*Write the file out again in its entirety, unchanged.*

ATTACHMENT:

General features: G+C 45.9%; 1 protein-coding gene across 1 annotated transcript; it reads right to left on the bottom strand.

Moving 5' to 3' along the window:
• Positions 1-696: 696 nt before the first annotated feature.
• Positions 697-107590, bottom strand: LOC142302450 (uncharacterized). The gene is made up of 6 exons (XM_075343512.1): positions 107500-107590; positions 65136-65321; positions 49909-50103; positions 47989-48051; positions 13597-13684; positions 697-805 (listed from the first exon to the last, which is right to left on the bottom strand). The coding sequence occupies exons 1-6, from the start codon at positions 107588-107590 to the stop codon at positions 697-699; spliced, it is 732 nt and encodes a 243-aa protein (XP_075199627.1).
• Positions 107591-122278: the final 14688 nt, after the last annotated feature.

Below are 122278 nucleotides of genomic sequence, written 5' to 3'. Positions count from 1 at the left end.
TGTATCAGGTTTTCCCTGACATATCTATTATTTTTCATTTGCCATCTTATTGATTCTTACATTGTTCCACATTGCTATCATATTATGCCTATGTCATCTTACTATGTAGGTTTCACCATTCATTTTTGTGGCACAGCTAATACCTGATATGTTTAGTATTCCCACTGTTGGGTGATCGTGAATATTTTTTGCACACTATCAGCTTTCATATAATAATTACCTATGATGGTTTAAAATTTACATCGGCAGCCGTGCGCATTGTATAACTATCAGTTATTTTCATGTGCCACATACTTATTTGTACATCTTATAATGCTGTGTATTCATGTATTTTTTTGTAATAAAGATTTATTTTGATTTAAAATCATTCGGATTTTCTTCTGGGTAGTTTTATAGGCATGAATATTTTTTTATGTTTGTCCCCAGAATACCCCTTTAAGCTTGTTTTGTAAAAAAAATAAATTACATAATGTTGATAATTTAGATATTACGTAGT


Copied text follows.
General features: G+C 45.9%; 1 protein-coding gene across 1 annotated transcript; it reads right to left on the bottom strand.

Moving 5' to 3' along the window:
• Positions 1-696: 696 nt before the first annotated feature.
• Positions 697-107590, bottom strand: LOC142302450 (uncharacterized). The gene is made up of 6 exons (XM_075343512.1): positions 107500-107590; positions 65136-65321; positions 49909-50103; positions 47989-48051; positions 13597-13684; positions 697-805 (listed from the first exon to the last, which is right to left on the bottom strand). The coding sequence occupies exons 1-6, from the start codon at positions 107588-107590 to the stop codon at positions 697-699; spliced, it is 732 nt and encodes a 243-aa protein (XP_075199627.1).
• Positions 107591-122278: the final 14688 nt, after the last annotated feature.

Below are 122278 nucleotides of genomic sequence, written 5' to 3'. Positions count from 1 at the left end.
TGTATCAGGTTTTCCCTGACATATCTATTATTTTTCATTTGCCATCTTATTGATTCTTACATTGTTCCACATTGCTATCATATTATGCCTATGTCATCTTACTATGTAGGTTTCACCATTCATTTTTGTGGCACAGCTAATACCTGATATGTTTAGTATTCCCACTGTTGGGTGATCGTGAATATTTTTTGCACACTATCAGCTTTCATATAATAATTACCTATGATGGTTTAAAATTTACATCGGCAGCCGTGCGCATTGTATAACTATCAGTTATTTTCATGTGCCACATACTTATTTGTACATCTTATAATGCTGTGTATTCATGTATTTTTTTGTAATAAAGATTTATTTTGATTTAAAATCATTCGGATTTTCTTCTGGGTAGTTTTATAGGCATGAATATTTTTTTATGTTTGTCCCCAGAATACCCCTTTAAGCTTGTTTTGTAAAAAAAATAAATTACATAATGTTGATAATTTAGATATTACGTAGT